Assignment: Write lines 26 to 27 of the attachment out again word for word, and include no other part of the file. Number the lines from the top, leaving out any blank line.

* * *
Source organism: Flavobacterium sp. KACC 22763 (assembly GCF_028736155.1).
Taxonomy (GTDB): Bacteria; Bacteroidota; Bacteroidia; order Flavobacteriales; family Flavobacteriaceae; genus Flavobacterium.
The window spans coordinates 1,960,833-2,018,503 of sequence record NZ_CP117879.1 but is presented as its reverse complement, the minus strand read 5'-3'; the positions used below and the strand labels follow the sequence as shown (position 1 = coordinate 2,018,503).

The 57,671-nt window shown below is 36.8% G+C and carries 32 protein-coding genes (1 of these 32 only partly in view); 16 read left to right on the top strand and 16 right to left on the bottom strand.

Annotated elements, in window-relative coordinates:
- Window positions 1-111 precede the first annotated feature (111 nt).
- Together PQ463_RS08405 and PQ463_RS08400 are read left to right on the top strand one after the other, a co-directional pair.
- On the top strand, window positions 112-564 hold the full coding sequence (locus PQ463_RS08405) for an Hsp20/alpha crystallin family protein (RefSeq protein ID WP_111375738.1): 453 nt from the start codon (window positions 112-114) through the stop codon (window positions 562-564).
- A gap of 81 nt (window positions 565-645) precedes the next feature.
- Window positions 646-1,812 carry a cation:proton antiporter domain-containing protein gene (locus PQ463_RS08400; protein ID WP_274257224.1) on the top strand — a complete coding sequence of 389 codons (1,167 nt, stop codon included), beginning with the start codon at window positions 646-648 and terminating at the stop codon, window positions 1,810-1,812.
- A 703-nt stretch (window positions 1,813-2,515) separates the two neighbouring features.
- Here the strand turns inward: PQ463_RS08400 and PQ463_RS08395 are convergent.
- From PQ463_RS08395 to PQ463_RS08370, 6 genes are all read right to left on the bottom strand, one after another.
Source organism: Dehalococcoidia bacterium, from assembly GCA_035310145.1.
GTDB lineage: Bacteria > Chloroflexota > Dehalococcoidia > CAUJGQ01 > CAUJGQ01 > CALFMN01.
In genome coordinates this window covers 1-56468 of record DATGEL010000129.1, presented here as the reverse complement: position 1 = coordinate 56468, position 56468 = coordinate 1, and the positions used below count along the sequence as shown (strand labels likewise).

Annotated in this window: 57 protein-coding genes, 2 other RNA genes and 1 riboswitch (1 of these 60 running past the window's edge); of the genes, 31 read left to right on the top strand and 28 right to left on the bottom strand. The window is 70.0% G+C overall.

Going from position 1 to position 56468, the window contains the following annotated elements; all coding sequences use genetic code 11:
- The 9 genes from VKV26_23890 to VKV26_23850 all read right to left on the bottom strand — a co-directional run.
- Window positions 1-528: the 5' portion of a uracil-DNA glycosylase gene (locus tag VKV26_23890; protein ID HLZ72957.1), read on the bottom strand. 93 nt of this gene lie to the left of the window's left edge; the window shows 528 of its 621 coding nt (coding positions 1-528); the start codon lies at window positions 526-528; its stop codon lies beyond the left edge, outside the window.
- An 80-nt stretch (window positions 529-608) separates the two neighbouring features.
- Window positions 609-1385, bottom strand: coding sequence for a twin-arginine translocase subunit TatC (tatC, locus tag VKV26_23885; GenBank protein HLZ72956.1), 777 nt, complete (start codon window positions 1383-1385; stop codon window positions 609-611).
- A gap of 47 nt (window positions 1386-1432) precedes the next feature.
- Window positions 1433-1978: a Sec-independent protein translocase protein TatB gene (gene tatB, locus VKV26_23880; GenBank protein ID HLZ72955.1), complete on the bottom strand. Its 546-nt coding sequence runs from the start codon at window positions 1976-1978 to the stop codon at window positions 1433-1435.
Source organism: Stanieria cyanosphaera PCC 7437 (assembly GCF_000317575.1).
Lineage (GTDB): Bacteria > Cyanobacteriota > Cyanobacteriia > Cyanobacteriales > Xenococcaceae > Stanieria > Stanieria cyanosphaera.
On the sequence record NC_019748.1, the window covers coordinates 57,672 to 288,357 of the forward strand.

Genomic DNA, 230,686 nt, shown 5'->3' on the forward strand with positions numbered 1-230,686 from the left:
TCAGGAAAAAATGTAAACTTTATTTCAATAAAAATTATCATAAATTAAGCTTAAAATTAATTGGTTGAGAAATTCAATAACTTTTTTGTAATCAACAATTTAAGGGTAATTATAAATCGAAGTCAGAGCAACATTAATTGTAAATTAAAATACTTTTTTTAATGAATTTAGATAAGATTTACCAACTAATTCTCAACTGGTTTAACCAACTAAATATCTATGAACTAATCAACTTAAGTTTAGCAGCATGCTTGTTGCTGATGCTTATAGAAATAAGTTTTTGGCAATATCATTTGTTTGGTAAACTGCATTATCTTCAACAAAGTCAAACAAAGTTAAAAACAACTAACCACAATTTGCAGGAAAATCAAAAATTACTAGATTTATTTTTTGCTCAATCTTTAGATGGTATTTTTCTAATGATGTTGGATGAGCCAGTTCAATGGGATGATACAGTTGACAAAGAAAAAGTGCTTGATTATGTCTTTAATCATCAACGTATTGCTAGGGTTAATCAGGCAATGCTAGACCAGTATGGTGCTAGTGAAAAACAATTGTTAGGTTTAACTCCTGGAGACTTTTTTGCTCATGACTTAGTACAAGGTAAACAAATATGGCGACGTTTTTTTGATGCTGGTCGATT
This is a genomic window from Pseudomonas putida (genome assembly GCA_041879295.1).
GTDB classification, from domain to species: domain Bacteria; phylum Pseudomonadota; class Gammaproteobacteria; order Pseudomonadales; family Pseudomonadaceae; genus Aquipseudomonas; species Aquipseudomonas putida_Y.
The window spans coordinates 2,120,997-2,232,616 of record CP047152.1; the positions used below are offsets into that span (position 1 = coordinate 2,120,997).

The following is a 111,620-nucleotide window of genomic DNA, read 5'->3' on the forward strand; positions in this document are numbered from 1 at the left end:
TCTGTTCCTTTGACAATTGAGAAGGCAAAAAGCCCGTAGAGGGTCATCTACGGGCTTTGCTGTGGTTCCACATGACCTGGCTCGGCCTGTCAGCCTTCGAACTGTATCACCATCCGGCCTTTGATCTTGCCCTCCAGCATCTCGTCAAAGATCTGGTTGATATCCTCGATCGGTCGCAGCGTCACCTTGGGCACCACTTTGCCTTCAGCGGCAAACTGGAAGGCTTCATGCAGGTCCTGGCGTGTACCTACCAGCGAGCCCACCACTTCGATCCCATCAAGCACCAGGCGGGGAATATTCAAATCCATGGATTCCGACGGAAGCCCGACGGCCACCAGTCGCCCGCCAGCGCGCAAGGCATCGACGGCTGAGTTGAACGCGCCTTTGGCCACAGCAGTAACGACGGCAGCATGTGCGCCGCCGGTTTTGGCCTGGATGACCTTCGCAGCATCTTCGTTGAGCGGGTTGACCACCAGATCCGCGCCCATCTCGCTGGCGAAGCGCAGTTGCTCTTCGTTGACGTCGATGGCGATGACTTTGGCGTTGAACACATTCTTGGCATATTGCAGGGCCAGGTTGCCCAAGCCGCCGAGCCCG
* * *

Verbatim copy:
Lineage (GTDB): Bacteria > Cyanobacteriota > Cyanobacteriia > Cyanobacteriales > Xenococcaceae > Stanieria > Stanieria cyanosphaera.
On the sequence record NC_019748.1, the window covers coordinates 57,672 to 288,357 of the forward strand.